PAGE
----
Astrid Silva, co-founder of DREAM Big Vegas, is an activist in Southern Nevada. She wrote this blog to share the undocumented perspective on Mother’s Day:
Ever since I was young I remember dreading ‘El Dia de las Madres’ – in Mexico, Mother’s Day is celebrated on the 10th of May every year no matter what the day falls on as opposed to the second Sunday as it is here. I could never pin point why I didn’t like the holiday or why I didn’t look forward to it, it wasn’t the having to buy two presents for my mom or that I didn’t love her in abundance.
When I look back and think of my memories of ‘El Dia de las Madres’ they are filled with seeing my mom crying and playing songs for my Abuelita Chabela over the phone. They are memories of my Dad calling his siblings to make sure they received the money he had gathered to be able to send to my Abuelita Mica, then having to hope they would do what he specified with it. Sometimes we would call and get to talk to the Abuelas’ briefly because they were being whisked away to some celebration in their honor, with all the laughter of their grandchildren in the background. Meanwhile we were left with the empty feeling that I couldn’t describe until now.
I know that my only surviving grandparent, my Abuelita Chabela is 76 years old and that inevitably those calls will all together cease. This morning when my mom said, “I’m calling your Abuelita” I cringed. Every year it gets harder and harder to talk to her on the phone. I’ve been able to wiggle my way out to only talking to her on the major holidays and even then I find and excuse to end the conversation early. It isn’t that I don’t love the woman who gave my mother life, I don’t want to grow attached to someone I will likely never meet. Is it selfish – Yes. I have no excuse and I hurt my mom every time I turn down her excited pleads to talk to her Mama. I know that one day sooner than later there will be the call that I have already lived through 3 times, 3 painful earth shattering times. I know what it feels like to have the air sucked out of me and not know what to do.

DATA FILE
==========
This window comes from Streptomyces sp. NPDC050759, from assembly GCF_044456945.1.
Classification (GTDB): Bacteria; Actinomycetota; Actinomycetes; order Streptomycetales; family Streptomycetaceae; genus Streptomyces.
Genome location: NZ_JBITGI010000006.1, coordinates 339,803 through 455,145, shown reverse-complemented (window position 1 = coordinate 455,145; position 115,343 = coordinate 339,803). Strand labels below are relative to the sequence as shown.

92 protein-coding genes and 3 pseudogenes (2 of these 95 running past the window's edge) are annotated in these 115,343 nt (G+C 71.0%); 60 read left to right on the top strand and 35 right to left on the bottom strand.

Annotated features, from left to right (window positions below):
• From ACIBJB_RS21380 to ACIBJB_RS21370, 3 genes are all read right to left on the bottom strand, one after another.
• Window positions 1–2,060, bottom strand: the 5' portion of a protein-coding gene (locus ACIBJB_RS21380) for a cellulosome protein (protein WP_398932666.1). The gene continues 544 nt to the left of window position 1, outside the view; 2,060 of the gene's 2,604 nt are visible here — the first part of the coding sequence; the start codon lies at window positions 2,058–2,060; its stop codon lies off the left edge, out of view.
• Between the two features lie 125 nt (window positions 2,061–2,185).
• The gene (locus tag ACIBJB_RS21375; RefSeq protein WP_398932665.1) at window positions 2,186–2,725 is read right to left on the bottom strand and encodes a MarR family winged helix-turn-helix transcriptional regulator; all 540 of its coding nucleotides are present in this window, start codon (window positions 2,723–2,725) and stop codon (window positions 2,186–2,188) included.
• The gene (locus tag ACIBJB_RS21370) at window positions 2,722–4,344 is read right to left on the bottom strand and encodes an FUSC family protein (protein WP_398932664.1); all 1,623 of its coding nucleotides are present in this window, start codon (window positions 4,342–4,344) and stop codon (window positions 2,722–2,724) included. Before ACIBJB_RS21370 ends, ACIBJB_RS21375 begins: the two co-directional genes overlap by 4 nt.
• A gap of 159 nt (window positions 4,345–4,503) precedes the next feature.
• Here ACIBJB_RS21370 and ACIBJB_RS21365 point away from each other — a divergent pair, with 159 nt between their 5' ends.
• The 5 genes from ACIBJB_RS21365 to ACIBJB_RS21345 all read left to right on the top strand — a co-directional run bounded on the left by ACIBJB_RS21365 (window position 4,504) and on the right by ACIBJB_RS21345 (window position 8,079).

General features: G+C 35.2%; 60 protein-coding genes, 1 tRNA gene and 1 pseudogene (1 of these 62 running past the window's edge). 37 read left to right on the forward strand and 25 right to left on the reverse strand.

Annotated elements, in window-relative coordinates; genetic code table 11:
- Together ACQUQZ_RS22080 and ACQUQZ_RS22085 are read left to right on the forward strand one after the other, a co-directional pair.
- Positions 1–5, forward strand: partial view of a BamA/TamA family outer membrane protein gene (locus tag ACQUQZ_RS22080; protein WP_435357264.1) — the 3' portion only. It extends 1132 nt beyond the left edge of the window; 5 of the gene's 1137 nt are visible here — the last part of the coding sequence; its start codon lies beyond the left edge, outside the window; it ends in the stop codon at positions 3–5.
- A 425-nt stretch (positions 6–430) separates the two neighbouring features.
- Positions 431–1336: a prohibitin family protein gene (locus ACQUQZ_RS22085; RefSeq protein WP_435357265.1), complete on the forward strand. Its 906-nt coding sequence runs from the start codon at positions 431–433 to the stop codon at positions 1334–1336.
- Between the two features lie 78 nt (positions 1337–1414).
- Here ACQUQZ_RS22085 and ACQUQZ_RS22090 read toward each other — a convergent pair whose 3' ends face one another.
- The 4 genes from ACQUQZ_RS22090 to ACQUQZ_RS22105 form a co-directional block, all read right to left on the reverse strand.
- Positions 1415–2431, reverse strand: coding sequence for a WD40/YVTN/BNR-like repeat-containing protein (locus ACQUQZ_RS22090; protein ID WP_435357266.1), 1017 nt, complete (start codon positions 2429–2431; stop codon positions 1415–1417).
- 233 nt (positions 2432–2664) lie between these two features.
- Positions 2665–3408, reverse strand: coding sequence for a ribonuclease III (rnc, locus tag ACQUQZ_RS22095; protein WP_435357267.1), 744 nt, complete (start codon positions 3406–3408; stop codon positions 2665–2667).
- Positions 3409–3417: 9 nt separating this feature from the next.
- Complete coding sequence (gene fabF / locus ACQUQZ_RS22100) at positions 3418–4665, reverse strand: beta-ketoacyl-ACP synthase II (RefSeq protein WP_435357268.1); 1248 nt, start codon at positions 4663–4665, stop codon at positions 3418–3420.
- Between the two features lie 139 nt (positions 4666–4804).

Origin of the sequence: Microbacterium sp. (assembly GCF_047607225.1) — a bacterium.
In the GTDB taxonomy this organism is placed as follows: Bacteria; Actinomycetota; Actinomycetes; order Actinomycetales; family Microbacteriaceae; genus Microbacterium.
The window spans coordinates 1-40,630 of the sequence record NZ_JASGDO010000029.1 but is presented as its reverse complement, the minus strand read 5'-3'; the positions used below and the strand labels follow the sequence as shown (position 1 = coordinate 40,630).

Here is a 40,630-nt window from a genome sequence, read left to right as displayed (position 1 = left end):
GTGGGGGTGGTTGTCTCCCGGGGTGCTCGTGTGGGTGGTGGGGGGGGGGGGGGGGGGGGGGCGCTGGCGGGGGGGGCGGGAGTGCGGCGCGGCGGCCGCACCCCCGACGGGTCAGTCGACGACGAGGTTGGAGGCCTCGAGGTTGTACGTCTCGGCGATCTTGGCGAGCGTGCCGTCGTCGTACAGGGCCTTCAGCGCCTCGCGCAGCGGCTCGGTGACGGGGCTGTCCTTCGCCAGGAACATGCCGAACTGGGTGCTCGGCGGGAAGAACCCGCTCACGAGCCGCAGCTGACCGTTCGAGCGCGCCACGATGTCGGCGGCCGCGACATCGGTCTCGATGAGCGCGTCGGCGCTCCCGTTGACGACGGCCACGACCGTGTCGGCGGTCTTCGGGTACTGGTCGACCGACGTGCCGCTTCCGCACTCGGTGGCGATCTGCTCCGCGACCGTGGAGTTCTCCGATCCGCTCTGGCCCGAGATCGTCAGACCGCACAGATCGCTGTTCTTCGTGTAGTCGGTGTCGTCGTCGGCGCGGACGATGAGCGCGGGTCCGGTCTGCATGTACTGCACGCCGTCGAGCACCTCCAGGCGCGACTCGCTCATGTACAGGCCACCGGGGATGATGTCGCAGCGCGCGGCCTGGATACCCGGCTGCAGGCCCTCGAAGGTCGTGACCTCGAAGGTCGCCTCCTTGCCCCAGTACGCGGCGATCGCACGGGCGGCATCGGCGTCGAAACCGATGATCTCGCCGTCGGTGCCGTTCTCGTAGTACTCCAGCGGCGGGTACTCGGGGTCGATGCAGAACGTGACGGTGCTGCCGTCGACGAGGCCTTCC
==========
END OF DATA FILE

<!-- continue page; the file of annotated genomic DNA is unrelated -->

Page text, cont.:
What makes my grandparents dying different than maybe yours? My parents left everything they knew, including their parents for MY future. Their want and need to give me a better life and to give me the things that they knew would never be possible for me in Mexico. They never once hesitated to give me the ability to achieve all of my dreams. Their love for me made them leave their parents behind not knowing if they would ever see them again, which ultimately came true. My parents were a few years older than I am now when they left their homes, they haven’t returned more than 20 years later. I now realize that growing up the feeling of guilt became overwhelming, my young mind couldn’t comprehend what those feelings were.
As an organizer I get to meet dozens of families that are in the exact same situation, my family is not the only one going through this. Our broken immigration system has trapped people here unable to comfort their sick mothers in foreign countries, unable to see their children walk at their graduations or give them medicine when they have a fever. The time is now, I can’t spend another ‘Dia de las Madres’ with my Abuelita on the phone.
DREAM Big Vegas